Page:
DOW JONES OUTLOOK:
- U.S. stocks begin the week on a sour note on market monetary policy repricing amid mounting price pressures in the economy
- Dow Jones falls 0.45% to 36,068, but recovers from its worst daily levels in late trading as dip buyers emerge
- All eyes will be on U.S. CPI data due Wednesday for clues on the inflation outlook
Most read: S&P 500 Forecast for the Week Ahead
U.S. equities retreated on Monday, but finished the day off their lows as dip buyers emerged to blunt the sell-off that initially triggered a sharp pullback in the most speculative corners of the market, such as tech and long cash-flow duration stocks.
At the closing bell, the Dow Jones (DJI) fell by 0.45% to 36,068, while the S&P 500 (SPX) declined 0.14% to 4,670. Elsewhere, the Nasdaq 100 (NDX) erased a 2.7% plunge and managed to climb 0.14% to 15,614 as U.S. Treasury rates came off their highs.
During the session, the U.S. 10-year yield briefly jumped to 1.80%, its highest level since January 2020, accumulating a 28 basis points increase in six days. Rising nominal rates are a headwind for tech and growth shares with exorbitant valuations, but it becomes a problem for the broader market when the magnitude of the short-term upsurge is rapid and more than 2 standard deviations above the mean, which is what we are witnessing now.
In the coming days, Wall Street is likely to stayon the defensive as traders continue to hedge against downside risk amid ongoing monetary policy repricing in the face of soaring inflation, driven partially by supply chain snags.
Focusing on inflation, the U.S. Bureau of Labor Statistics will release the latest Consumer Price Index report on Wednesday. Analysts expect December headline CPI to accelerate from 6.8% y/y to 7.1% y/y, its fastest pace since 1982. A hot print will to raise wagers that the Federal Reserve will withdraw accommodation more quickly and aggressively than initially anticipated to tacklemounting inflationary forces. At the moment, investors see the Fed lifting borrowing costs three times in 2022, but a fourth hike, along with quantitative tightening (balance sheet runoff), are slowly creeping into expectations. Bets on a steeper normalizationpathwill put upward pressure on the Treasury curve, fueling cross-market volatilityand hurting expensive stocks trading at rich multiples.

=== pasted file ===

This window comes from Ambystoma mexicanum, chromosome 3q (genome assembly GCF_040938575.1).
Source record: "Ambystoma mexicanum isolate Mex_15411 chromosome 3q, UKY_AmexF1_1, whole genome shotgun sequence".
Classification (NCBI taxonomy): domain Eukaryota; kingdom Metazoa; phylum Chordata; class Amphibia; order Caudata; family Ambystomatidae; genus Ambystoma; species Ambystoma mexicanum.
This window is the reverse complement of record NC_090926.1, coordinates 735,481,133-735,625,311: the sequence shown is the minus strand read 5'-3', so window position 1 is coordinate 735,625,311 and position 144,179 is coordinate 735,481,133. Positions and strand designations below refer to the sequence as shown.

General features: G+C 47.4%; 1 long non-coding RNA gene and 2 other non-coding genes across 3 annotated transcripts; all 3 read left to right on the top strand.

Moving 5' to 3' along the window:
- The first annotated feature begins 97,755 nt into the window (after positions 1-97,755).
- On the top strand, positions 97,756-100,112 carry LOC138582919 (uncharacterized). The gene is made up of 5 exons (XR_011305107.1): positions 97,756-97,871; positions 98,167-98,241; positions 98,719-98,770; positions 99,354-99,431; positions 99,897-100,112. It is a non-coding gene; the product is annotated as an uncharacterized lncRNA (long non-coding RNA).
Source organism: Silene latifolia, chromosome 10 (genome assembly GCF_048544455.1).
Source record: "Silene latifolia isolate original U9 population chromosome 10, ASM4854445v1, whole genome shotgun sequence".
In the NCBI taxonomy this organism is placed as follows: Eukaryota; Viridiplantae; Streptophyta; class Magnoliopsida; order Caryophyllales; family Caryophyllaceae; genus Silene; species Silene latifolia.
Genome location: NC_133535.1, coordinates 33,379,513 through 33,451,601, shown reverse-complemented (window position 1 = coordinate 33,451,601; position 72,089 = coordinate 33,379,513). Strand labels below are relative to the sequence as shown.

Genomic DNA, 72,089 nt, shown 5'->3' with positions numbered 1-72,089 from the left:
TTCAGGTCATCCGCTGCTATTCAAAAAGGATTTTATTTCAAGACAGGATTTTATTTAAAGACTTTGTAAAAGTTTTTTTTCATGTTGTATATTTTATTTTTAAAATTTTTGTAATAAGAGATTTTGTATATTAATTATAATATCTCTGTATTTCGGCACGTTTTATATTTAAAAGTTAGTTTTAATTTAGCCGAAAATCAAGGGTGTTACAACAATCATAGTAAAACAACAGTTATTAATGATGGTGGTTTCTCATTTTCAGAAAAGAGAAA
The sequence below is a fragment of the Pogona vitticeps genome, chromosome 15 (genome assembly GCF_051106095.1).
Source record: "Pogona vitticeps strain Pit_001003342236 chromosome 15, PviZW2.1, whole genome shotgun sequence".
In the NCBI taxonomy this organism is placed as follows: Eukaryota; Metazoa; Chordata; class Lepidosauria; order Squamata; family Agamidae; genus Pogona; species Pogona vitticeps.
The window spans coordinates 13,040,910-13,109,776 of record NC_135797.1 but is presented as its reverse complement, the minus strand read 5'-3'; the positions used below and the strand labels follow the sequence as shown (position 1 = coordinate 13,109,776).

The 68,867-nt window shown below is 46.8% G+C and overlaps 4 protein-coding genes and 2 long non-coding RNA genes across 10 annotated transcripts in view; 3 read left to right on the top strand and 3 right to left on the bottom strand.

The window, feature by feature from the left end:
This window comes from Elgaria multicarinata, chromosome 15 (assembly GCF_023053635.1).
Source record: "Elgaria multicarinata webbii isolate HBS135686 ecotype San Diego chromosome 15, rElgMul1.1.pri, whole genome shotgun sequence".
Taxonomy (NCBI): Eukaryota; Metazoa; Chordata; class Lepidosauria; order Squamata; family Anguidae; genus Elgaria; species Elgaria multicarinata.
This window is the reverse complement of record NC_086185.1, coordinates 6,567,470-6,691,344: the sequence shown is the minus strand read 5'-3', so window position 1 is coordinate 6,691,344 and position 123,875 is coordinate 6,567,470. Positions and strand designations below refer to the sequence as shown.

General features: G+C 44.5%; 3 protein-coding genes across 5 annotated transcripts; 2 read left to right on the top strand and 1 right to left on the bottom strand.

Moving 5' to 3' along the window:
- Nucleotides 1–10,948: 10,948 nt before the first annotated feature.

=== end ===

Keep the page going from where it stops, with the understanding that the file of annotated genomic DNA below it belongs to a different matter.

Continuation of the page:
In the current environment, technology and growth plays will struggle and remain biased to the downside, but the value-oriented segmentis likely to stabilize and begin to command strengthonce nerves cool and the dust settles, especially if the economy performs as expected and expands above potential. Value stocks are typically more cyclical in nature and gain when bond yields rise,as long as the moves are measured. All of this suggests that the blue-chip Dow Jones is well-placed to outperform the Nasdaq 100 and S&P 500 in the coming weeks and months.
DOW JONES TECHNICAL ANALYSIS
The Dow Jones hasn’t been immune to the ongoing sell–off on Wall Street, with the index correcting lower in the last few days after reaching an all-time high last Tuesday. Following the recent pullback, the price is approaching channel support near 35,500. Traders should keep a close eye on this technical zone, as a move below it can reinforce the bearish momentum and pave the way for a test of the 200-day simple moving average at ~34,850.
On the other hand, if buyers regain control of the market and the Dow turns higher, the first resistance to watch out for can be seen at 36,200. If bulls manage to reclaim this level, the next upside target appears at 36,550 and then at 36,935, the index’s record.
DOW JONES TECHNICAL CHART
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—Written by Diego Colman, Contributor
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